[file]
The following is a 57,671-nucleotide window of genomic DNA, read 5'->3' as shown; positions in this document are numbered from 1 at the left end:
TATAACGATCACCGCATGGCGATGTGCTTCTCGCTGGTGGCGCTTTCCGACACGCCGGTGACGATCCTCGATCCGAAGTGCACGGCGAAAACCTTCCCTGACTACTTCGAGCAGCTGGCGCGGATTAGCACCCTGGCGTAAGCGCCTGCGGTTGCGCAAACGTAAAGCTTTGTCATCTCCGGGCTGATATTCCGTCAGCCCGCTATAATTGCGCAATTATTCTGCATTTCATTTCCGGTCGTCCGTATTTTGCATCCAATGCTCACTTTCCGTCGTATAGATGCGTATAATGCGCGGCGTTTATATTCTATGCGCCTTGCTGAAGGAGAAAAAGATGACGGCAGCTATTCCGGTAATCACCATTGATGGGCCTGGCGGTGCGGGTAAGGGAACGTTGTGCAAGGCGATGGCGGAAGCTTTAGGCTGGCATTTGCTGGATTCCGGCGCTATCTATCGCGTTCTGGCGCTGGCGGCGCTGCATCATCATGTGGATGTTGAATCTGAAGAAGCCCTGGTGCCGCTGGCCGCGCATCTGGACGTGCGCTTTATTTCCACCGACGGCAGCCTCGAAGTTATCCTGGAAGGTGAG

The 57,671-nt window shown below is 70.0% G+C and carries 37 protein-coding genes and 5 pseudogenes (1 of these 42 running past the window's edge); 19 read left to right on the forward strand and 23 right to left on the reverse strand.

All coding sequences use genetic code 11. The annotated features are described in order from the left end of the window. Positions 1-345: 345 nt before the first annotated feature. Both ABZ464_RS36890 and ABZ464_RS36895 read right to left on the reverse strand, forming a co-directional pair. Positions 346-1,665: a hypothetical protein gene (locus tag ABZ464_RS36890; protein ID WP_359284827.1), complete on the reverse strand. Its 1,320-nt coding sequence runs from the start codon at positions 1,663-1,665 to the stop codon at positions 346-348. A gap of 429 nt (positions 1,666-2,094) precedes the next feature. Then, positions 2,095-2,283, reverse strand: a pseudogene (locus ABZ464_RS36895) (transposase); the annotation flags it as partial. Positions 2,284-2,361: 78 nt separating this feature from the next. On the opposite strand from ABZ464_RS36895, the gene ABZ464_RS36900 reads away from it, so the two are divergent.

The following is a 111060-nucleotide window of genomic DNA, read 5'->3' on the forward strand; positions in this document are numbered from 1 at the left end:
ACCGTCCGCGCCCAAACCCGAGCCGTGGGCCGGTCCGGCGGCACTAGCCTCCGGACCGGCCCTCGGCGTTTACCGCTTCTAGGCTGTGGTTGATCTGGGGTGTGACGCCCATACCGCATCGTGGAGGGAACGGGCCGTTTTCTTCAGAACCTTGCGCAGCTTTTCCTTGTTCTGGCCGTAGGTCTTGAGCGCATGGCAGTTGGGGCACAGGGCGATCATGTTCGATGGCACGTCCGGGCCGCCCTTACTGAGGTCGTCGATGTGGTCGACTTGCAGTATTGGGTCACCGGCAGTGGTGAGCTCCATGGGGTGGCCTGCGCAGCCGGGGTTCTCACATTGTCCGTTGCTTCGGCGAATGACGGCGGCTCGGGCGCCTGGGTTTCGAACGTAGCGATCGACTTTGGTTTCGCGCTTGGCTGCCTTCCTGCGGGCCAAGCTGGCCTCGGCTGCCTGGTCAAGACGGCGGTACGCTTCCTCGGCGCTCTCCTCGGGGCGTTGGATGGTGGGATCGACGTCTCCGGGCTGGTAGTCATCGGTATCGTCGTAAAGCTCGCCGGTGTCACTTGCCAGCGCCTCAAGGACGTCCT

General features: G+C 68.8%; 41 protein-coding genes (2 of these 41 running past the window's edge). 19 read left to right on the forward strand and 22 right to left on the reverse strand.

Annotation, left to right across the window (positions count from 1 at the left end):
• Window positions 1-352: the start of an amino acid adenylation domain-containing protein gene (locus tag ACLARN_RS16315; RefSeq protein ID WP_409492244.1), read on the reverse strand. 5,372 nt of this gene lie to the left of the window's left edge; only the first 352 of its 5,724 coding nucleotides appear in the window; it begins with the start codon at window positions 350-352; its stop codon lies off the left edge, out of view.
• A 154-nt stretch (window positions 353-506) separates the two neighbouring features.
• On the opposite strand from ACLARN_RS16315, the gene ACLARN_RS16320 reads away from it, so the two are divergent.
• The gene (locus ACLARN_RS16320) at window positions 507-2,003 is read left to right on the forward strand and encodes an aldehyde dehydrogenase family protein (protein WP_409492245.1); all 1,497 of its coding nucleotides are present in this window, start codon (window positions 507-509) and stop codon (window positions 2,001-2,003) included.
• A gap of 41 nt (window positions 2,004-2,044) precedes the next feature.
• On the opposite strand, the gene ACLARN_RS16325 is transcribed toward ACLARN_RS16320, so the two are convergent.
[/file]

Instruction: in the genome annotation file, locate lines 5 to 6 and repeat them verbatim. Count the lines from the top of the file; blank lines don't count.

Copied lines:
The following is a 111060-nucleotide window of genomic DNA, read 5'->3' on the forward strand; positions in this document are numbered from 1 at the left end:
ACCGTCCGCGCCCAAACCCGAGCCGTGGGCCGGTCCGGCGGCACTAGCCTCCGGACCGGCCCTCGGCGTTTACCGCTTCTAGGCTGTGGTTGATCTGGGGTGTGACGCCCATACCGCATCGTGGAGGGAACGGGCCGTTTTCTTCAGAACCTTGCGCAGCTTTTCCTTGTTCTGGCCGTAGGTCTTGAGCGCATGGCAGTTGGGGCACAGGGCGATCATGTTCGATGGCACGTCCGGGCCGCCCTTACTGAGGTCGTCGATGTGGTCGACTTGCAGTATTGGGTCACCGGCAGTGGTGAGCTCCATGGGGTGGCCTGCGCAGCCGGGGTTCTCACATTGTCCGTTGCTTCGGCGAATGACGGCGGCTCGGGCGCCTGGGTTTCGAACGTAGCGATCGACTTTGGTTTCGCGCTTGGCTGCCTTCCTGCGGGCCAAGCTGGCCTCGGCTGCCTGGTCAAGACGGCGGTACGCTTCCTCGGCGCTCTCCTCGGGGCGTTGGATGGTGGGATCGACGTCTCCGGGCTGGTAGTCATCGGTATCGTCGTAAAGCTCGCCGGTGTCACTTGCCAGCGCCTCAAGGACGTCCT